Anatomy of a killing: ‘Harry pulled the gun out and took aim’
Ian Cobain has reconstructed the shooting of RUC man Millar McAllister on April 22nd, 1978
“Harry had decided that the revolver would be the weapon he would use. ‘I knew it would be less likely to jam when I came to fire it.’”
On April 28th, 1978, the IRA shot dead off-duty RUC member Millar McAllister at his home in Lisburn, in an attack typical of the violence and horror of the Troubles. A new book reconstructs the brutal killing, the events that preceded it and its aftermath – from the points of view of the killers, victims of IRA violence, security forces and others. This is an exclusive extract from Cobain’s book.
A few minutes past eight on a Saturday morning, Millar McAllister said goodbye to Nita, left their bungalow, climbed into his small blue hatchback and drove to Belfast. It had been a chilly month so far, heavy with rain, but this Saturday was shaping up into a clear day and the sun was making a weak effort to shine. Millar had just a few hours’ work to complete before returning to his weekend.
And today, as he drove to start his early shift, he was excited: it was the first day of the pigeon racing season.
It was April 1978. Just weeks earlier, an IRA firebomb attack on the La Mon House Hotel east of Belfast had killed 12 people, including three married couples. The attack had brought condemnation from around the world, even from the organisation’s own supporters.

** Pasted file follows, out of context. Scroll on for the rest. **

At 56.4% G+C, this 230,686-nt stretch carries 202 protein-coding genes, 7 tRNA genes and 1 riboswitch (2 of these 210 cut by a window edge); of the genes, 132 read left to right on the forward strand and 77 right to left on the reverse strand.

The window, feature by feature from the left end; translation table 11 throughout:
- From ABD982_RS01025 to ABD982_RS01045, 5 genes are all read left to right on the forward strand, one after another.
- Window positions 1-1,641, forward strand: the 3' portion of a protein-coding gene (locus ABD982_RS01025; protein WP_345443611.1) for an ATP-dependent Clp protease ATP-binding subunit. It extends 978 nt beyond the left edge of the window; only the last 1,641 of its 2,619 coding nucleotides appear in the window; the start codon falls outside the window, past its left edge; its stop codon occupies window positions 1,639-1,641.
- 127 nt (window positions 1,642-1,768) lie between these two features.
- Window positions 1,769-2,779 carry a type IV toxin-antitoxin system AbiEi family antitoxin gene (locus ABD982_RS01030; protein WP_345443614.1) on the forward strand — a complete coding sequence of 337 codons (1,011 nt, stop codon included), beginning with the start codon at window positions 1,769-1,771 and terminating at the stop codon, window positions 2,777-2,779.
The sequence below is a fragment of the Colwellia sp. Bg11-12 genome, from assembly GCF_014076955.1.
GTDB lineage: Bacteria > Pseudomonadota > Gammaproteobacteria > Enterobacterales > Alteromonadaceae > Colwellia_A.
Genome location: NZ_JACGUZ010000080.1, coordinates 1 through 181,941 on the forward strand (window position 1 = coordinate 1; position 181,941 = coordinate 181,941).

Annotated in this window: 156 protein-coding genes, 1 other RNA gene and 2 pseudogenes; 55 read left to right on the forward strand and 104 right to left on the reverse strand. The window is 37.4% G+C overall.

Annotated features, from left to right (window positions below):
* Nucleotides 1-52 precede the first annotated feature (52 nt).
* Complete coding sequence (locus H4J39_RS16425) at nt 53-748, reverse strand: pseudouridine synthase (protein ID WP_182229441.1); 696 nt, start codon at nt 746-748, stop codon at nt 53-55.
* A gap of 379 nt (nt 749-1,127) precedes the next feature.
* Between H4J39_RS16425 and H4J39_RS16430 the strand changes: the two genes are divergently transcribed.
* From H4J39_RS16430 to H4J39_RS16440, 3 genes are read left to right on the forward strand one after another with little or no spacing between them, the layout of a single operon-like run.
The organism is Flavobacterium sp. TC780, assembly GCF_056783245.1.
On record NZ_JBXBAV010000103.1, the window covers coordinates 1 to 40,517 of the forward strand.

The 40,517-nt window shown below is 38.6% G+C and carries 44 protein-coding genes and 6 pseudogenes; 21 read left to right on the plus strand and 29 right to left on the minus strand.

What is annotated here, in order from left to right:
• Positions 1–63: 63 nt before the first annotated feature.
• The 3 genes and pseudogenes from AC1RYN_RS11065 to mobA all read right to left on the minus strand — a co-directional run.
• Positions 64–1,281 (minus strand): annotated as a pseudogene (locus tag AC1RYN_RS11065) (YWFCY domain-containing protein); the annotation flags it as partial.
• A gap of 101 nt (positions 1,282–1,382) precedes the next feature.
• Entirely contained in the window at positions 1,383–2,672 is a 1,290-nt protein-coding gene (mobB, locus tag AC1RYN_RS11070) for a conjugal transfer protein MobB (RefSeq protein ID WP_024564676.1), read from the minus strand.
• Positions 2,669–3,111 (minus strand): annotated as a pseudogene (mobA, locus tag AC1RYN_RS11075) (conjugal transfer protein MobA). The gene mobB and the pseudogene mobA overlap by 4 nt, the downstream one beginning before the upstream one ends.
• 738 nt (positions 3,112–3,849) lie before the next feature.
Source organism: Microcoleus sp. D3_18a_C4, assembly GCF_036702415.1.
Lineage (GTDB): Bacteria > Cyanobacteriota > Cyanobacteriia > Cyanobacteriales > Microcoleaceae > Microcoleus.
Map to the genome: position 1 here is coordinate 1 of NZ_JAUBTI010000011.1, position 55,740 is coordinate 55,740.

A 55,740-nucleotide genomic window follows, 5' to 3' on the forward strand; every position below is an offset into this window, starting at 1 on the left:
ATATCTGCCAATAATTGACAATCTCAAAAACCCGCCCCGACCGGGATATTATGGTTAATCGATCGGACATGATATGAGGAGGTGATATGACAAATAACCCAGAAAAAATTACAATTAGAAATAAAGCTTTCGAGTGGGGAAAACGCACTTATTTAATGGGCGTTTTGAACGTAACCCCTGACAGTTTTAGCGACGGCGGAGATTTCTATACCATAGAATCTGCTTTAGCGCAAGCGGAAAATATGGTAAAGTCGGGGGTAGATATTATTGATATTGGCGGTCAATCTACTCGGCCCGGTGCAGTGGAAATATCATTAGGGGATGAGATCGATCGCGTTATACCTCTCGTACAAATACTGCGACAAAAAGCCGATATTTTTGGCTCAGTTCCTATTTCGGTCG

The IRA had decided as a consequence to concentrate on what the British army called close-quarter assassinations. Millar, as well as being a pigeon fancier, was a police officer in the Royal Ulster Constabulary, and he had, to use the security forces terminology of the time, been “dicked” – he had been spotted, and his home watched.
‘Any car will do’
Around three hours after Millar left home, Gary went to meet Harry, who was waiting near his home in Lenadoon in west Belfast. Harry had possession of two handguns: a .45 automatic pistol, and a .455 revolver with black tape wound around the handle.
During the week, one or two visitors to Harry’s home had watched him sitting in an armchair, cleaning the revolver. He had decided that the revolver would be the weapon he would use. “I knew it would be less likely to jam when I came to fire it.” He handed the automatic to Gary. “I told him not to shoot anyone, just to show it.”
Slipping the weapon into the pocket of his anorak, Gary walked back down Lenadoon Avenue and turned left along Stewartstown Road. He had been instructed to wait outside a nearby shop until joined by another teenager whose description he had been given the night before.
Together they were under orders to acquire a car for that day’s operation – “Any car will do” – along with the owner’s driving licence. They should check the vehicle carefully for defects before leaving the keys in a hallway at the entrance to Rice’s, the bookmaker’s on the Andersonstown Road.